Just sent in to me this morning, these new photos of the infamous north slope of Site C- the slope that has caused so much trouble since day 1.
I’ve documented those issues many times with photo’s since 2016-even after they tried a no flight rule, which was quickly removed – here:
I include those links because they contain photos that, when viewed in contrast against these new ones, show just how much this slope has been flattened in order to mitigate the ongoing slide issues they experienced…and still do. You can see where even despite having had little rain, iron rich water seepage still stains the concrete coating of the terraced hillside.
It is because so much of this slope was removed that the design of the dam was changed – traditional dams are situated between two slopes of a higher angle to act as anchoring ‘walls’, or the sides of the dam. Here, because the north slip has such a low angle, and because of other geotechnical concerns and unknowns detailed in BCUC documents, the dam design had to compensate for that low angle. I detailed all this in my last post here, with those bcuc docs: https://lailayuile.com/2018/10/12/part-iii-old-fort-slide-as-evacuation-alerts-orders-continuemore-questions-for-site-c-geotechnical-concerns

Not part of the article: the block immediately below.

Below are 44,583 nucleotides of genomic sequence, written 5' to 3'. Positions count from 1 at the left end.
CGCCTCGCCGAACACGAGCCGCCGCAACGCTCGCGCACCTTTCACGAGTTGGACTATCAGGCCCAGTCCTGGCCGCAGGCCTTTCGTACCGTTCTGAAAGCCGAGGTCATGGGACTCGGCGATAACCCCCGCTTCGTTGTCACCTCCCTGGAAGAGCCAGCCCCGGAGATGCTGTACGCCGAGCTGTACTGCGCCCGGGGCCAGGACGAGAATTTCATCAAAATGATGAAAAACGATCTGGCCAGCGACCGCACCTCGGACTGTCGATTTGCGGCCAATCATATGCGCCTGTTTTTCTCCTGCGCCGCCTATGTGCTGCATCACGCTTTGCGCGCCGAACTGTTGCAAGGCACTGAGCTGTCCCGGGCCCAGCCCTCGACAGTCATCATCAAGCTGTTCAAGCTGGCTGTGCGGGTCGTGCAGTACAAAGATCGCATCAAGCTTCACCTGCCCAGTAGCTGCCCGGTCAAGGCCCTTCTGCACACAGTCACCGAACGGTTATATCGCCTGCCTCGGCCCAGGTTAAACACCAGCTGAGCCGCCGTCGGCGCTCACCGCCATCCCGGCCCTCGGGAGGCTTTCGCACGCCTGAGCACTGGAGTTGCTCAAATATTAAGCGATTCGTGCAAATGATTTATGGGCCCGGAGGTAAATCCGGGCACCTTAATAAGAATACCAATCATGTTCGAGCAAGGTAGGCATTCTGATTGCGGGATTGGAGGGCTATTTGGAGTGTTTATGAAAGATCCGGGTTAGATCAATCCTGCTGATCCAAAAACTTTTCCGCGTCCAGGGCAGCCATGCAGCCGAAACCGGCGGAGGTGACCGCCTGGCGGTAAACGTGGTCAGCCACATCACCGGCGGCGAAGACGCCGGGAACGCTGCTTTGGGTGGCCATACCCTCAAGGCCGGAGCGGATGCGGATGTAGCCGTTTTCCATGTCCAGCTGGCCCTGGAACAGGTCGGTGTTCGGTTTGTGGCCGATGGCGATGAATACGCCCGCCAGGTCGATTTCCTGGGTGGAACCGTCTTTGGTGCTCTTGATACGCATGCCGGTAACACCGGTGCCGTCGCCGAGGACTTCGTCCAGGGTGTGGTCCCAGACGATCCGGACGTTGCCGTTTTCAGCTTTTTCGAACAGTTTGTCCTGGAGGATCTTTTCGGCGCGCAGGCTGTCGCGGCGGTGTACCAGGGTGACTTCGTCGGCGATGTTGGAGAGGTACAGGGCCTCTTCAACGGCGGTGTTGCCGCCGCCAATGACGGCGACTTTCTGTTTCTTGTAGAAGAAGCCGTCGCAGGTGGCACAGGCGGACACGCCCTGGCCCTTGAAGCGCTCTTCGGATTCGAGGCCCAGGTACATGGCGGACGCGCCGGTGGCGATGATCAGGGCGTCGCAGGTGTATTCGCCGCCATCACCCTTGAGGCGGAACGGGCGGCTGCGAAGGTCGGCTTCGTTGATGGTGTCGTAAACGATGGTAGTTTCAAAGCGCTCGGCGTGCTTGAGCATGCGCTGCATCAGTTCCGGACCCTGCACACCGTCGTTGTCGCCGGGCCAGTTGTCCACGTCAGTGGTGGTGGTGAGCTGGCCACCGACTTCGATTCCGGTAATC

Here is a pic of the north slope and inlet portals ( diversion tunnel) labelled:
And here is a pic of the current design showing this north bank, on the right, securing that side of the dam, followed by a larger pic for context:
It doesn’t take an engineer to see why so many question the wisdom of Horgan’s decision to continue this dam. It will continue to experience geotechnical issues and with a clear,documented paper trail of contractor quality control and compliance issues, it will continue to escalate in cost.
As the wise ( currently working) engineers who help me say, “Just because you CAN, doesn’t mean you SHOULD.”